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Finding Out for Yourself and Discovering Your Creative Genius: Dimonstratzione -- Part 2 of Your Health Destiny Meets Leonardo Da Vinci Series

Are you open to making mistakes or are you driven by the fear that you will make a mistake? Do you seek out new experiences?

Do you question conventional wisdom or authority?

If you remember being a child, you might remember how you were constantly trying out new things or wandering about, curious what something looked like up close, felt like or tasted. You might also remember, however, being scolded for wandering off on your own, putting something in your mouth, going the wrong way, doing the wrong thing or asking too many questions. You might remember, in other words, being rewarded for doing as you were told and punished for doing as your heart desired, so that you stopped asking so many questions, and you became more concerned about being right than having a deeper understanding or experience.

Sad, no?

Alas, perhaps you have had glimpses of this child-like experience of being curious and finding out how something feels, looks, or works. But can you recall the last time it happened?

If you are like most, it likely happened at a time when you felt relaxed, happy or carefree. And if you are like most and spend the majority of your time stressed or in fear that you might make a mistake, the experience of feeling happy and relaxed is a rarity.

Thing is that we all have the ability to tap into our creative genius. It is just really difficult to access when we are stressed, especially about a specific problem where we believe we have a lot riding on the possible outcome.

When the stress response is active, as I mentioned in my previous article, the ability to think creatively and openly is hindered. Negative emotions usually trigger the stress response and fear-like behaviors, causing the mind to focus on getting a job done, rather than having a meaningful experience.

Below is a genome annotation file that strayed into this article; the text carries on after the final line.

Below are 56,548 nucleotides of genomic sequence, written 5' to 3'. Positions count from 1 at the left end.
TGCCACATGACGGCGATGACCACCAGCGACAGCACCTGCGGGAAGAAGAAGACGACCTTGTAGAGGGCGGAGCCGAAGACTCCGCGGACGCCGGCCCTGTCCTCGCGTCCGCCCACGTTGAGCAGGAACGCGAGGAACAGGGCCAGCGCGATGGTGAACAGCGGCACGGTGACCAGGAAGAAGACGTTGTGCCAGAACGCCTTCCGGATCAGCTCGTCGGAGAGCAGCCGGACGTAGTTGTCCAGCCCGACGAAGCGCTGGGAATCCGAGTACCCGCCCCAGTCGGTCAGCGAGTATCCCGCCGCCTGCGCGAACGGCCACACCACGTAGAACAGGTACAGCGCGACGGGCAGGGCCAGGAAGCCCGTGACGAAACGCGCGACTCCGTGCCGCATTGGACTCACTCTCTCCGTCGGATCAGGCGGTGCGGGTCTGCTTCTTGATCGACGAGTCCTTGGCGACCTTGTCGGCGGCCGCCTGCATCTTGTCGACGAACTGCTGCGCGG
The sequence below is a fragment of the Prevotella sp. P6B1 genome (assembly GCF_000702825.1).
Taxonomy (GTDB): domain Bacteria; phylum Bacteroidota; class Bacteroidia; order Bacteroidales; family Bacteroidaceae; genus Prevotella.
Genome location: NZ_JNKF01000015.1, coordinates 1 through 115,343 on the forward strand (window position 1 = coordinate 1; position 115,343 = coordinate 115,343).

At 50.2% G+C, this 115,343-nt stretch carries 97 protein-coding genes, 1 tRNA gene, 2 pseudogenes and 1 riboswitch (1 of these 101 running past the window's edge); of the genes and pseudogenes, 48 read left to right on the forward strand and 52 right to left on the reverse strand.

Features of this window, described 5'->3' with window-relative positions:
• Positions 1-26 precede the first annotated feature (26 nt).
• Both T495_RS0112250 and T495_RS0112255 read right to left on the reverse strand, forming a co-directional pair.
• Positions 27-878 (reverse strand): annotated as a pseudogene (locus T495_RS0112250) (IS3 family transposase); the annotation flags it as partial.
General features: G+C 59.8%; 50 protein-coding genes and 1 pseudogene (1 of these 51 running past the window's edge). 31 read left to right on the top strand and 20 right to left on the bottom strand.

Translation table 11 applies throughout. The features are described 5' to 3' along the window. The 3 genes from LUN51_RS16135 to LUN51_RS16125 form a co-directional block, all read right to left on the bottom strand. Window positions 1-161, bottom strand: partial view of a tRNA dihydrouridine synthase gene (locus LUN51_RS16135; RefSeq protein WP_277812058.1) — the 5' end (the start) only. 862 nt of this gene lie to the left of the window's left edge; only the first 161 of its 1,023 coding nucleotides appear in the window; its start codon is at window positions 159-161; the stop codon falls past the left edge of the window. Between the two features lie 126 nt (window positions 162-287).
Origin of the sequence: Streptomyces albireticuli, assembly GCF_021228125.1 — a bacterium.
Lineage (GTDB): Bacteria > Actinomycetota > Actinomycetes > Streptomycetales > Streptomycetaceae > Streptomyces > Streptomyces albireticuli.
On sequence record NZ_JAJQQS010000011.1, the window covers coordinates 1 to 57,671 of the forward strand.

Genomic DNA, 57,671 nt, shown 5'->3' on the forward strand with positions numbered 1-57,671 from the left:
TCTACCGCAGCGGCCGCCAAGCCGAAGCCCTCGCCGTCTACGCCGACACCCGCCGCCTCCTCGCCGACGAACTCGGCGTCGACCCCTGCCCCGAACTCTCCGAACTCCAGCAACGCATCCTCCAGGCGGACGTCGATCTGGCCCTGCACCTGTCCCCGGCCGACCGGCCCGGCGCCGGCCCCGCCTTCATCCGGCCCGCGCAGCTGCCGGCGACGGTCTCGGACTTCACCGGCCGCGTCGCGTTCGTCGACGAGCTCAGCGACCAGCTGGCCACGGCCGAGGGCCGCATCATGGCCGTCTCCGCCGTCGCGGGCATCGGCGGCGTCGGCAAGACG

In contrast, when the stress response is calmed, the mind can be quiet, the body relaxed and emotions positive as levels of neurotransmitters and endorphins circulating in the brain are increased. This then enables you to access your higher, more creative thoughts and child-like desires to know, "Why?"

Leonardo's creative genius never seemed to succumb to stress.

As Michael Gelb points out in his book, How to Think Like Leonardo da Vinci, even though Leonardo da Vinci had setbacks and was faced with the stress of wars, having to leave jobs unfinished, and finding new benefactors, his quest for knowledge and experience was never hindered. "Yes" was never an acceptable answer as he always wanted to know first, "Why?" He never took anything at face value and questioned everything. He not only made mistakes, but he also used them to learn from. He knew that to be an inventor and a true creator, he had to experiment, observe and critically examine all his work, including his mistakes, in order to maintain objectivity and refine his understanding. He referred to himself as "man of experience" and questioned propaganda and dogma, while still honoring scholastic studies, keeping a library of books and teaching himself new things, like Latin. He took care of his emotions, meditated often, and spent time in nature, as he knew that keeping a positive mindset was as important as eating healthy food.